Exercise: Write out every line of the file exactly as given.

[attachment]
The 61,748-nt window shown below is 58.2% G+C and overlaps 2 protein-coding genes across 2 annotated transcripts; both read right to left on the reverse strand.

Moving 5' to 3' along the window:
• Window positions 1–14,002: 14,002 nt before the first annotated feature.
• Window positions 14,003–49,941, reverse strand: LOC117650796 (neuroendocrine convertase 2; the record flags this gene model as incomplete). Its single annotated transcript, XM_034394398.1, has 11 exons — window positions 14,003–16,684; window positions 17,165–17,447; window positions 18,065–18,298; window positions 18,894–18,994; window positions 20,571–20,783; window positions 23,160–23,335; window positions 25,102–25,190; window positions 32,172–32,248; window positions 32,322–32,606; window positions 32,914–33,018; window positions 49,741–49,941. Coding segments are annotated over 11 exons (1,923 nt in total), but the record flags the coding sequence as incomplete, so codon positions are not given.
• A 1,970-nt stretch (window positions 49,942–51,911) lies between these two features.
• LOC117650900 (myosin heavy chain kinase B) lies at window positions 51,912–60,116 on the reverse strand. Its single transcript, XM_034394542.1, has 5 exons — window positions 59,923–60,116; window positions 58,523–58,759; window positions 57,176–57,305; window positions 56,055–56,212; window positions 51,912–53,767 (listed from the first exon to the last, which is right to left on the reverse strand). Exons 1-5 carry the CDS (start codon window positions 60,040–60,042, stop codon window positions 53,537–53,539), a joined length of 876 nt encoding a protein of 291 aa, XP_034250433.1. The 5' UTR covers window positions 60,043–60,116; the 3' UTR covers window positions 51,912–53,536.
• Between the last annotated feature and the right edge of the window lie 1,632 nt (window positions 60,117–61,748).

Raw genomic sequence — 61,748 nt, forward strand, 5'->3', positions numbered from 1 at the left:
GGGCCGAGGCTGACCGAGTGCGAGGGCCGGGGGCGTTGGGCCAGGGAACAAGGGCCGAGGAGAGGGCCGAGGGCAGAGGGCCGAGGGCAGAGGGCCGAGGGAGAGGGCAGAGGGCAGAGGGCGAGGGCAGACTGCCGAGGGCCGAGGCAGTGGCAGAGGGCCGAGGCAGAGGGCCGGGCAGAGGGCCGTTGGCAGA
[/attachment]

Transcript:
The 61,748-nt window shown below is 58.2% G+C and overlaps 2 protein-coding genes across 2 annotated transcripts; both read right to left on the reverse strand.

Moving 5' to 3' along the window:
• Window positions 1–14,002: 14,002 nt before the first annotated feature.
• Window positions 14,003–49,941, reverse strand: LOC117650796 (neuroendocrine convertase 2; the record flags this gene model as incomplete). Its single annotated transcript, XM_034394398.1, has 11 exons — window positions 14,003–16,684; window positions 17,165–17,447; window positions 18,065–18,298; window positions 18,894–18,994; window positions 20,571–20,783; window positions 23,160–23,335; window positions 25,102–25,190; window positions 32,172–32,248; window positions 32,322–32,606; window positions 32,914–33,018; window positions 49,741–49,941. Coding segments are annotated over 11 exons (1,923 nt in total), but the record flags the coding sequence as incomplete, so codon positions are not given.
• A 1,970-nt stretch (window positions 49,942–51,911) lies between these two features.
• LOC117650900 (myosin heavy chain kinase B) lies at window positions 51,912–60,116 on the reverse strand. Its single transcript, XM_034394542.1, has 5 exons — window positions 59,923–60,116; window positions 58,523–58,759; window positions 57,176–57,305; window positions 56,055–56,212; window positions 51,912–53,767 (listed from the first exon to the last, which is right to left on the reverse strand). Exons 1-5 carry the CDS (start codon window positions 60,040–60,042, stop codon window positions 53,537–53,539), a joined length of 876 nt encoding a protein of 291 aa, XP_034250433.1. The 5' UTR covers window positions 60,043–60,116; the 3' UTR covers window positions 51,912–53,536.
• Between the last annotated feature and the right edge of the window lie 1,632 nt (window positions 60,117–61,748).

Raw genomic sequence — 61,748 nt, forward strand, 5'->3', positions numbered from 1 at the left:
GGGCCGAGGCTGACCGAGTGCGAGGGCCGGGGGCGTTGGGCCAGGGAACAAGGGCCGAGGAGAGGGCCGAGGGCAGAGGGCCGAGGGCAGAGGGCCGAGGGAGAGGGCAGAGGGCAGAGGGCGAGGGCAGACTGCCGAGGGCCGAGGCAGTGGCAGAGGGCCGAGGCAGAGGGCCGGGCAGAGGGCCGTTGGCAGA